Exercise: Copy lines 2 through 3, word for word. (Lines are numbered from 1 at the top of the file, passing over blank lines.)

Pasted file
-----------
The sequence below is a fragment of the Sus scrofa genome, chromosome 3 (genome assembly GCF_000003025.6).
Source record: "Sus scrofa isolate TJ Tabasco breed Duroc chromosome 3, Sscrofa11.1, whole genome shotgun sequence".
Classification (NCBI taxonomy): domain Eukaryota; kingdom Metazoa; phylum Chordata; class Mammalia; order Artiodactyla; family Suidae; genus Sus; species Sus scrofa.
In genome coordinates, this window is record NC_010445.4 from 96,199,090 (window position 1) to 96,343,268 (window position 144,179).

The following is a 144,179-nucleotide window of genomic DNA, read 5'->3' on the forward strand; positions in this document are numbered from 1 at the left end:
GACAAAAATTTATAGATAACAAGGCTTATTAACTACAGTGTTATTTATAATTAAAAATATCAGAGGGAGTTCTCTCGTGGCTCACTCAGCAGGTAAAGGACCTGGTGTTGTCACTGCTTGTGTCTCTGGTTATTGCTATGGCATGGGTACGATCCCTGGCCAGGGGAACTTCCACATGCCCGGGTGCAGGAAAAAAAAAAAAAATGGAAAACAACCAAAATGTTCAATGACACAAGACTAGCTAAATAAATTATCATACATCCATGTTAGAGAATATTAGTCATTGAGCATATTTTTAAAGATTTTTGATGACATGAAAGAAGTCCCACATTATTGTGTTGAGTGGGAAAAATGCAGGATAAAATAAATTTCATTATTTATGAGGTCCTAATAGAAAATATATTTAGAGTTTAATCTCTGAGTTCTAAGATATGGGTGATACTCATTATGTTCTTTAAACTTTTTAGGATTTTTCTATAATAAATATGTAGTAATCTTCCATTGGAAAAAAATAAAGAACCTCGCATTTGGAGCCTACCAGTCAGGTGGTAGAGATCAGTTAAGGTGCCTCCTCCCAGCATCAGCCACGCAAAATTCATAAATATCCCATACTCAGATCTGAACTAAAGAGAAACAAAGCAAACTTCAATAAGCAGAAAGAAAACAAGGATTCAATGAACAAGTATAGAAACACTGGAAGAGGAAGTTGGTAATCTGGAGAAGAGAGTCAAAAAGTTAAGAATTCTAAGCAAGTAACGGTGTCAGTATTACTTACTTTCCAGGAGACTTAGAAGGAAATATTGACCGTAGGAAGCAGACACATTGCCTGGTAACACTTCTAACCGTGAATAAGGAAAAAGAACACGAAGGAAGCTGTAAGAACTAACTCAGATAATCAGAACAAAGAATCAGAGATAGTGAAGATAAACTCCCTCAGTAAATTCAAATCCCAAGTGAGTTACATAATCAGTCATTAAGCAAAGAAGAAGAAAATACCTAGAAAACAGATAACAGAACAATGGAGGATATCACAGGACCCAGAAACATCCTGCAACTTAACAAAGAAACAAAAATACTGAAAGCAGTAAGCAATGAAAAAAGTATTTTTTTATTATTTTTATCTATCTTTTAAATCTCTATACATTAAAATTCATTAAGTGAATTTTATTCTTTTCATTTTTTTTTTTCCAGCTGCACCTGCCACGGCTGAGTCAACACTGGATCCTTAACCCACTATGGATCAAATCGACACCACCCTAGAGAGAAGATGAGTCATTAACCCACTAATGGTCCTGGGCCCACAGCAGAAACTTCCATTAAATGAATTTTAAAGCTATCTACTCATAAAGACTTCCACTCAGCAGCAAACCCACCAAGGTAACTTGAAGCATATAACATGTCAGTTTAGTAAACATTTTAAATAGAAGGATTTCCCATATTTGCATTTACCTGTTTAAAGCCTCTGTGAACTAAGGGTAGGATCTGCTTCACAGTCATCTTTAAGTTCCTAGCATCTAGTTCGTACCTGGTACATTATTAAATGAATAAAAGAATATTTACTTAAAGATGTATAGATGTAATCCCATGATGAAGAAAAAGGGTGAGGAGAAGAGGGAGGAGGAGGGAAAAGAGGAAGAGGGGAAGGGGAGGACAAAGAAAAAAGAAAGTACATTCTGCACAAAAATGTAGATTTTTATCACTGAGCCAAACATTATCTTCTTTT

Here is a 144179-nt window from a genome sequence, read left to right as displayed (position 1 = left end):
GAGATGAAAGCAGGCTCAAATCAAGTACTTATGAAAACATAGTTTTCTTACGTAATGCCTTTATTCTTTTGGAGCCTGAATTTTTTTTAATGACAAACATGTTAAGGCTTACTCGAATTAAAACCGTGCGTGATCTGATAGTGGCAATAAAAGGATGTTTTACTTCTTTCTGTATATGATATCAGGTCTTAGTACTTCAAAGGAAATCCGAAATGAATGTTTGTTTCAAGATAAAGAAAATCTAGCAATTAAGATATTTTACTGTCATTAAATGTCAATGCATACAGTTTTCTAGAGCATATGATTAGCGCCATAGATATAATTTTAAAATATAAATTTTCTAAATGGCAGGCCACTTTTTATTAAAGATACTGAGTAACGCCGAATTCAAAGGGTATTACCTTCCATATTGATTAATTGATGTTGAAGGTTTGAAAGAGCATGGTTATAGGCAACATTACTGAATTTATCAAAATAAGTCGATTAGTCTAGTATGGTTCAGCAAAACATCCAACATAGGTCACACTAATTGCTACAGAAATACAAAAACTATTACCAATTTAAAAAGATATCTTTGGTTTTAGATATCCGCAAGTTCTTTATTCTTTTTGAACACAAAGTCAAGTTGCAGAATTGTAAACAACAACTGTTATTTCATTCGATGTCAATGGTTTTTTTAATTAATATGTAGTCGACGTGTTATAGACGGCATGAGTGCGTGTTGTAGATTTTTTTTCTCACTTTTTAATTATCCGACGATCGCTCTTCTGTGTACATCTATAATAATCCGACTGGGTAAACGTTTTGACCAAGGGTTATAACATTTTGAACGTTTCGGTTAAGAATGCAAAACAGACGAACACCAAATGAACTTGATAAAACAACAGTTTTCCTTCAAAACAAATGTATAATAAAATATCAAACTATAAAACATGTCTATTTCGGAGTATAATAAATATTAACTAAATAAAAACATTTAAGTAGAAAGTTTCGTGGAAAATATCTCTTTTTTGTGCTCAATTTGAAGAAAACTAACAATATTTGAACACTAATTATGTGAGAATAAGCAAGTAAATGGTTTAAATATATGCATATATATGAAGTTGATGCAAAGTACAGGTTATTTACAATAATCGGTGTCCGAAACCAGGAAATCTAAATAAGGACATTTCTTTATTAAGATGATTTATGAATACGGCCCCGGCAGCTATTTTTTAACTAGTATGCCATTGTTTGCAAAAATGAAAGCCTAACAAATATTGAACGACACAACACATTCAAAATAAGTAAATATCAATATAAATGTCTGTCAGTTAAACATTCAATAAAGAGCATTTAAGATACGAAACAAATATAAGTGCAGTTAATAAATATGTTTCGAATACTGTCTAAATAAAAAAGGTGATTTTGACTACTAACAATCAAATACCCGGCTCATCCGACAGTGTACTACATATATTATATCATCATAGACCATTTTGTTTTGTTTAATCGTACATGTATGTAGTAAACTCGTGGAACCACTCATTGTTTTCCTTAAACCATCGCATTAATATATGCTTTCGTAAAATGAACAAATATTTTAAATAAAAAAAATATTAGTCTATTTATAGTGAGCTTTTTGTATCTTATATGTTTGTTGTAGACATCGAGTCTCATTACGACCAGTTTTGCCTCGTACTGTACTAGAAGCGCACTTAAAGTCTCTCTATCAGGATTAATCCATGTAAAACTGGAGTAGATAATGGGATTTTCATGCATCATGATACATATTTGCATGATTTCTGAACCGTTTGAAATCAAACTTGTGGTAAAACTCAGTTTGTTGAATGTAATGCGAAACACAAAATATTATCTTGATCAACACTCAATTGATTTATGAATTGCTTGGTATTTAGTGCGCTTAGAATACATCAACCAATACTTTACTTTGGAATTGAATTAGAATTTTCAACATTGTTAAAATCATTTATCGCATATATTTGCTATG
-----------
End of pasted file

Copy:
Source record: "Sus scrofa isolate TJ Tabasco breed Duroc chromosome 3, Sscrofa11.1, whole genome shotgun sequence".
Classification (NCBI taxonomy): domain Eukaryota; kingdom Metazoa; phylum Chordata; class Mammalia; order Artiodactyla; family Suidae; genus Sus; species Sus scrofa.